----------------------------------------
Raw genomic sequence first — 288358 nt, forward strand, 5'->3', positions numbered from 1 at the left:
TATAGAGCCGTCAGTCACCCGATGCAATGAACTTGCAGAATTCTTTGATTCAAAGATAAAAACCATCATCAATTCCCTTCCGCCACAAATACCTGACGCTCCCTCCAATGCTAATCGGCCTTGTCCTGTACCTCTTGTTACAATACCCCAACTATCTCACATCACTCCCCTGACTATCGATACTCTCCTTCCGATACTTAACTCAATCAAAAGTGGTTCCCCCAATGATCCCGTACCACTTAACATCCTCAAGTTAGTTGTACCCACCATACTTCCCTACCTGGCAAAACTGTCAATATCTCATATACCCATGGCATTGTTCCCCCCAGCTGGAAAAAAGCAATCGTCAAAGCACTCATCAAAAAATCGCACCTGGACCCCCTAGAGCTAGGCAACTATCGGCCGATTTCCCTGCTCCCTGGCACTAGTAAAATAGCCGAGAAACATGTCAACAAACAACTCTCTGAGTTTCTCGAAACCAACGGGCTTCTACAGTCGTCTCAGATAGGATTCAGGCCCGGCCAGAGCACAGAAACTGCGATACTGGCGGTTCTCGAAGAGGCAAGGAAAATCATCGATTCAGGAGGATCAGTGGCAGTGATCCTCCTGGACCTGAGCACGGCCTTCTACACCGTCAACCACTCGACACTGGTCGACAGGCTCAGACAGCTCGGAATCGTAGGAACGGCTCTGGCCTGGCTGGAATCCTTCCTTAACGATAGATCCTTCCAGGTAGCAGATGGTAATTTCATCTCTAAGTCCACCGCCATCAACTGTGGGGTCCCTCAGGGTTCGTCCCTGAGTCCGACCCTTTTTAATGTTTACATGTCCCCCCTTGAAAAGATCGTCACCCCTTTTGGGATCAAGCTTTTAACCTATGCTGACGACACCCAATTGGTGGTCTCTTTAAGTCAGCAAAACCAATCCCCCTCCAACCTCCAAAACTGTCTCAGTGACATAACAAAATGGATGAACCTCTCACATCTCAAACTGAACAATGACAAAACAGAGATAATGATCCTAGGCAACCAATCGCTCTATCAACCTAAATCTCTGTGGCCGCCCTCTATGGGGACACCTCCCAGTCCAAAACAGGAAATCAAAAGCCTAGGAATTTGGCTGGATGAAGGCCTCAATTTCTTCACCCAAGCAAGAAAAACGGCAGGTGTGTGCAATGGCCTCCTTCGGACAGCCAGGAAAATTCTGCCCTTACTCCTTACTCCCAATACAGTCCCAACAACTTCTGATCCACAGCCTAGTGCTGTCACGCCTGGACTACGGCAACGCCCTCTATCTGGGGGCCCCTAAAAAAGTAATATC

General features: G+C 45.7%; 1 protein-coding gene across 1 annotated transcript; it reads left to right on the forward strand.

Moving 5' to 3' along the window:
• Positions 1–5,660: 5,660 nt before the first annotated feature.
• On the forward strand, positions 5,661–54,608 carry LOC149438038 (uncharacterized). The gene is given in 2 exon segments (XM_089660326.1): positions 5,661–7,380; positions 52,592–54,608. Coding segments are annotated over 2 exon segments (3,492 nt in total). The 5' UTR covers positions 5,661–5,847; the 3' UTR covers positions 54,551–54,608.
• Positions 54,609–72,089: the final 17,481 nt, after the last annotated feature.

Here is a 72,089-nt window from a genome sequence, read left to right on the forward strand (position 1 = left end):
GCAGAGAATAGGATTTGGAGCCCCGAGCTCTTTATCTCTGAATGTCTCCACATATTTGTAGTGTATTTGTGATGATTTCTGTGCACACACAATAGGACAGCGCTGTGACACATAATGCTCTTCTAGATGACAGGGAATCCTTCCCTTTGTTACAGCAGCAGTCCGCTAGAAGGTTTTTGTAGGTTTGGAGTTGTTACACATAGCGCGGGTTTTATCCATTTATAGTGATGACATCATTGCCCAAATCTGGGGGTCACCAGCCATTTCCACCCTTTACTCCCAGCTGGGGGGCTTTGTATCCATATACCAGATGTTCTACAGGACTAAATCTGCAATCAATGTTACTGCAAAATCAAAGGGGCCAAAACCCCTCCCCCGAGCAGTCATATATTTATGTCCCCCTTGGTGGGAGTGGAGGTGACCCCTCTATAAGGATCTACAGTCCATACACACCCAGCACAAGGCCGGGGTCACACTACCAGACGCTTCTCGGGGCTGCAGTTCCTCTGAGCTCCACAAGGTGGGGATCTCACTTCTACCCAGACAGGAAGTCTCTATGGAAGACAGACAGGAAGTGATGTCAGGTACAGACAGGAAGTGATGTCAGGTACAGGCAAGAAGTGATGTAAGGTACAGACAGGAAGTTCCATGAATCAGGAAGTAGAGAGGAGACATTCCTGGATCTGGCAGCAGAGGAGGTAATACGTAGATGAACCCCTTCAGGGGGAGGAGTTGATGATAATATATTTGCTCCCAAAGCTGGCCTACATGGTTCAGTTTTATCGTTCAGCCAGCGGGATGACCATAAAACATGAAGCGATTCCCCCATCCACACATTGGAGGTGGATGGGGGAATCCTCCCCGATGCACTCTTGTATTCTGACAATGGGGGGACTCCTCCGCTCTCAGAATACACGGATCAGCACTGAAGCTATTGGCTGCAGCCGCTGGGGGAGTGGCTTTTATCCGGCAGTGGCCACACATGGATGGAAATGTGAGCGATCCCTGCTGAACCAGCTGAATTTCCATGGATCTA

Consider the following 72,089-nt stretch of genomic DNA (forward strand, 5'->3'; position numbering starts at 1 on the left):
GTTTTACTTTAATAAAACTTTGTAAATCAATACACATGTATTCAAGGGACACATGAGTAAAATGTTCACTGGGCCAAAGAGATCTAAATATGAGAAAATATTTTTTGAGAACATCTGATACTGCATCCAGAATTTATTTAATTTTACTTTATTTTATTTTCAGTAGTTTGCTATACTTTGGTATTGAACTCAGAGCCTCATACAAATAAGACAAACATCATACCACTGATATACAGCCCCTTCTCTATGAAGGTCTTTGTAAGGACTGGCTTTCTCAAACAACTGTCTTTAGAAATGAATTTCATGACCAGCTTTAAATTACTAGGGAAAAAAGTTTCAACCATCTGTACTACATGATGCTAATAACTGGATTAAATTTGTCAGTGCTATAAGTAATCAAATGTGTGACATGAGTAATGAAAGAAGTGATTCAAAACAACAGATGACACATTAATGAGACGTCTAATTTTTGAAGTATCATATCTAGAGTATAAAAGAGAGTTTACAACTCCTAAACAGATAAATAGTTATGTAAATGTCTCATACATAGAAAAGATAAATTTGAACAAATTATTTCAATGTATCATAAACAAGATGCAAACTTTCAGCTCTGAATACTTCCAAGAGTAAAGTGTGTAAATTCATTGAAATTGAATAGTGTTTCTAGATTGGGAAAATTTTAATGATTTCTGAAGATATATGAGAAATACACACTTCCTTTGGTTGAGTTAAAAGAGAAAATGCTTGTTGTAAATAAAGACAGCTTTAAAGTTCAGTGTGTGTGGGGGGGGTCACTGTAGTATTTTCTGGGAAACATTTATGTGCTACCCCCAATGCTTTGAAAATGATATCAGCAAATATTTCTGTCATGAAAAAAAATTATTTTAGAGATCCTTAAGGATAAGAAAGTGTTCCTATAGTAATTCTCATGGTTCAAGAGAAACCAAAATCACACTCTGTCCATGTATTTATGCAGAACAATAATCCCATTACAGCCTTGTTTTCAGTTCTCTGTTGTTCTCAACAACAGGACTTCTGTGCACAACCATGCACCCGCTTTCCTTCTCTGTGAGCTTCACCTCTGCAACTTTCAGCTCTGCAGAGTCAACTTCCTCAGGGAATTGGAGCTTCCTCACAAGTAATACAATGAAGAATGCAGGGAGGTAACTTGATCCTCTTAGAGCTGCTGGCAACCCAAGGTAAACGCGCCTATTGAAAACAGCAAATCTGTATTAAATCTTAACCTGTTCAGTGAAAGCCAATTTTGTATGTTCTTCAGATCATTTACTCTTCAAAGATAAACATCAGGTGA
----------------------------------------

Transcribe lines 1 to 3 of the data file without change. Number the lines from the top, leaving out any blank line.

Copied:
Raw genomic sequence first — 288358 nt, forward strand, 5'->3', positions numbered from 1 at the left:
TATAGAGCCGTCAGTCACCCGATGCAATGAACTTGCAGAATTCTTTGATTCAAAGATAAAAACCATCATCAATTCCCTTCCGCCACAAATACCTGACGCTCCCTCCAATGCTAATCGGCCTTGTCCTGTACCTCTTGTTACAATACCCCAACTATCTCACATCACTCCCCTGACTATCGATACTCTCCTTCCGATACTTAACTCAATCAAAAGTGGTTCCCCCAATGATCCCGTACCACTTAACATCCTCAAGTTAGTTGTACCCACCATACTTCCCTACCTGGCAAAACTGTCAATATCTCATATACCCATGGCATTGTTCCCCCCAGCTGGAAAAAAGCAATCGTCAAAGCACTCATCAAAAAATCGCACCTGGACCCCCTAGAGCTAGGCAACTATCGGCCGATTTCCCTGCTCCCTGGCACTAGTAAAATAGCCGAGAAACATGTCAACAAACAACTCTCTGAGTTTCTCGAAACCAACGGGCTTCTACAGTCGTCTCAGATAGGATTCAGGCCCGGCCAGAGCACAGAAACTGCGATACTGGCGGTTCTCGAAGAGGCAAGGAAAATCATCGATTCAGGAGGATCAGTGGCAGTGATCCTCCTGGACCTGAGCACGGCCTTCTACACCGTCAACCACTCGACACTGGTCGACAGGCTCAGACAGCTCGGAATCGTAGGAACGGCTCTGGCCTGGCTGGAATCCTTCCTTAACGATAGATCCTTCCAGGTAGCAGATGGTAATTTCATCTCTAAGTCCACCGCCATCAACTGTGGGGTCCCTCAGGGTTCGTCCCTGAGTCCGACCCTTTTTAATGTTTACATGTCCCCCCTTGAAAAGATCGTCACCCCTTTTGGGATCAAGCTTTTAACCTATGCTGACGACACCCAATTGGTGGTCTCTTTAAGTCAGCAAAACCAATCCCCCTCCAACCTCCAAAACTGTCTCAGTGACATAACAAAATGGATGAACCTCTCACATCTCAAACTGAACAATGACAAAACAGAGATAATGATCCTAGGCAACCAATCGCTCTATCAACCTAAATCTCTGTGGCCGCCCTCTATGGGGACACCTCCCAGTCCAAAACAGGAAATCAAAAGCCTAGGAATTTGGCTGGATGAAGGCCTCAATTTCTTCACCCAAGCAAGAAAAACGGCAGGTGTGTGCAATGGCCTCCTTCGGACAGCCAGGAAAATTCTGCCCTTACTCCTTACTCCCAATACAGTCCCAACAACTTCTGATCCACAGCCTAGTGCTGTCACGCCTGGACTACGGCAACGCCCTCTATCTGGGGGCCCCTAAAAAAGTAATATC

General features: G+C 45.7%; 1 protein-coding gene across 1 annotated transcript; it reads left to right on the forward strand.